I had been looking for a compact carry gun for some time, and at Blogorado had pretty much fallen in love with FarmDad’s Kahr P9. But, after one 300 pound buck and the resultant repairs to Frankenhoopty, the Kahr became a bit too rich for my blood.
Flash forward a month, and the receipt of an Academy gift card from a collection of people who never know what to get me for Christmas, and I brought home a new Taurus 709, otherwise known as the Taurus SLIM.
And a slim little pistol it is, too, barely an inch thick, with streamlined and contoured edges. I carry it in a Don Hume model 715M size 30C IWB holster designed for the Sig P239, and the rig practically disappears under a shirt.
Specs for the Slim:
Capacity: 7+1 (with a promised 9 round magazine supposedly on the way)
Construction: Polymer frame, checkered polymer grips
Front sight: Fixed
Rear sight: Fully adjustable for elevation and windage.
Weight: 19 oz
Barrel length: 3″
As usual, you can find them new for significantly less than MSRP. I picked mine up at Academy for $359.
It’s a well-balanced gun, and points well. I have fairly large hands, and one of my issues with compact semiautos is that I am forced to adopt a grip that is somewhat awkward for me. The Taurus 709 is no exception, but despite having no place to put my pinkie finger, I had no problems shooting the 709 accurately. Hopefully, a 9-round magazine with grip extension will make for a more comfortable grip without sacrificing a great deal of concealability.
Sights are of the 3-dot configuration, and unfortunately, made of plastic. In their favor, they are well contoured, with no sharp edges, and are fully adjustable for windage and elevation.
That’s a good thing, because the Slim shot low and left out of the box. Normally, I’d blame such a grouping on the loose nut behind the trigger, but it seemed that everyone who shot the Slim had the same general grouping, while I had no problems shooting my other pistols accurately.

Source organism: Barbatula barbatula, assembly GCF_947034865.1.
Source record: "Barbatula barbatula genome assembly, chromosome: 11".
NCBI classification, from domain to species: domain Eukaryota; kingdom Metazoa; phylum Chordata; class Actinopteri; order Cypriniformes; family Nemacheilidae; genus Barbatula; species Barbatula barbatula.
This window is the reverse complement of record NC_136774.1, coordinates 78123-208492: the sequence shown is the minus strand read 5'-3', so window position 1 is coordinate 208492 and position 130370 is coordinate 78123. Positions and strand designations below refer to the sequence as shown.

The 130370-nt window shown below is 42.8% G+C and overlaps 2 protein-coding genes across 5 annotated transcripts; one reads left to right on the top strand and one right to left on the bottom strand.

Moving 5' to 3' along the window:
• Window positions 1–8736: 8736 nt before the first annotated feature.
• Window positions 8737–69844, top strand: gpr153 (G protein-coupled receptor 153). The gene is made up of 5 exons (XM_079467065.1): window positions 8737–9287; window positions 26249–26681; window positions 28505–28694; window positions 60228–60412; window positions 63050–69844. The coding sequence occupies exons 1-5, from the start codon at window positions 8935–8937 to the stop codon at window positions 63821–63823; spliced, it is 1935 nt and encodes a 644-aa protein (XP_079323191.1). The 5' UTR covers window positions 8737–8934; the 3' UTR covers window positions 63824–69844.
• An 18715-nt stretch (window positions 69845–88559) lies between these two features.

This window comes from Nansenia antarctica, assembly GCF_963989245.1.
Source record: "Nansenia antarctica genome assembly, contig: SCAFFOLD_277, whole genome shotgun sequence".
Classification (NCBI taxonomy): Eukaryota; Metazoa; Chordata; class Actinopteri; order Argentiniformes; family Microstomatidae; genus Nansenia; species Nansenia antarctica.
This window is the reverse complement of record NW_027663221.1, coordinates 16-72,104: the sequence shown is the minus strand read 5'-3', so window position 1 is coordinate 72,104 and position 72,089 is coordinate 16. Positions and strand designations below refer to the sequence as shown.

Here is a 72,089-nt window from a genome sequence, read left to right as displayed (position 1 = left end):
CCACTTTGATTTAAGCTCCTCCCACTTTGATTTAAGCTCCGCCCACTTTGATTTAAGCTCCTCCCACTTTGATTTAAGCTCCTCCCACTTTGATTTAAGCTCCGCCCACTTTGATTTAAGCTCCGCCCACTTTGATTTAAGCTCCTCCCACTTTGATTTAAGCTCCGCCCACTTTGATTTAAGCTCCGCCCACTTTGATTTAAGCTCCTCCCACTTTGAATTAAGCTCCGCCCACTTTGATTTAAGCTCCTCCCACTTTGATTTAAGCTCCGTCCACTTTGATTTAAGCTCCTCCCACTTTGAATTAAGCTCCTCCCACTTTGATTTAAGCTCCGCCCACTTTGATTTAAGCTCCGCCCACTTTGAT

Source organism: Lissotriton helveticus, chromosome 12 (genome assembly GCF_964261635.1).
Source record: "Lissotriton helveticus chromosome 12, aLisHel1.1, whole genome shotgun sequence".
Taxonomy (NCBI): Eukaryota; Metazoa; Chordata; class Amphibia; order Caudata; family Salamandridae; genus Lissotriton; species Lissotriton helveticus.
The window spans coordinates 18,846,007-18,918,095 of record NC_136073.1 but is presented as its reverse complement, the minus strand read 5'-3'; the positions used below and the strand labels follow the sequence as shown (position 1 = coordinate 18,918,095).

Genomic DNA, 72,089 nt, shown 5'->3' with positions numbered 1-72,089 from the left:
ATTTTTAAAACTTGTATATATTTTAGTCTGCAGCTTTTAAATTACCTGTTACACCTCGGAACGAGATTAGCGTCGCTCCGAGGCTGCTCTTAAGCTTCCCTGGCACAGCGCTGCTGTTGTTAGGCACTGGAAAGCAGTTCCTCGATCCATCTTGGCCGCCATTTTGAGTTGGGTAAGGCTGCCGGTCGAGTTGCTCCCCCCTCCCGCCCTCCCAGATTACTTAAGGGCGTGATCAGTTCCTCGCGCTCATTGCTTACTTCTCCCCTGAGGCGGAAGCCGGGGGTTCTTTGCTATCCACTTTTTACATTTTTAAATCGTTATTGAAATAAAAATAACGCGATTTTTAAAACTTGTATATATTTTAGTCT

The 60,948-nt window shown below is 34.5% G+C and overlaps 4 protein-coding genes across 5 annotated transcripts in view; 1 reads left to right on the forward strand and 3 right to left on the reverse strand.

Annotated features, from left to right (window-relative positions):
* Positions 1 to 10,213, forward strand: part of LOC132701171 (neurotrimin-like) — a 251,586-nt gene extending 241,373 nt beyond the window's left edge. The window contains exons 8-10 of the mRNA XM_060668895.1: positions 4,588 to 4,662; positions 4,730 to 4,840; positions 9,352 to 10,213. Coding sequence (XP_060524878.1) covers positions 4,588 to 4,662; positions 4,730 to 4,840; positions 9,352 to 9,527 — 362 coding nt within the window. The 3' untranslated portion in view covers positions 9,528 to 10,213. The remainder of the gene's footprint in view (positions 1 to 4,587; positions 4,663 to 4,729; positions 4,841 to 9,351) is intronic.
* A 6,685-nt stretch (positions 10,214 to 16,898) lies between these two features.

On an amusing side note, while my guest and I were shooting the Slim, one guy at the range buttonholed us and offered his entirely unsolicited opinion that the Taurus Millenium Pro 9mm he had bought for his wife was an unmitigated piece of shit because it shot waaaay left.
I replied that I’d had no such issues with my Millenium PT140, and then proceeded to chew out the bullseye at 10 yards with both his new pistol and my slightly older PT140.
It’s a poor craftsman that blames his tools, folks.
The Taurus trigger does take some getting used to, however. The trigger on the Slim appears to be a hybrid of the Glock safe action trigger, working the Taurus SA/DA action. I wouldn’t call the SA trigger pull crisp, but neither does it approach the suckitude of a Glock trigger, and that particular piece of engineering hasn’t appreciably harmed my accuracy. With the Taurus SA/DA action, the first pull of the trigger is single action, albeit with a takeup most appropriately measured in furlongs, but if for some reason the weapon fails to fire, the trigger resets to DA mode.
Not sure of the utility of that feature, though. If the gun doesn’t consistently go “BANG!” when I pull the trigger, I’m not thinking, “Gee, what a relief that I can pull the trigger again before I go through my failure drill!”
More likely, after making sure it isn’t the ammo, I’m thinking, “Ditch this unreliable piece of shit before it gets me killed.”
Recoil is easily manageable, and accuracy is as good as you could hope for in a compact carry pistol with a 3 inch barrel:
As you can see, I’m still a little left, and I threw one flier in there. Still, it’s a very shootable pistol, easily concealed and well worth the price. Round count is currently around 500, and thus far it has run without a hitch.
For a $359 concealed carry piece, the Taurus Slim is hard to beat.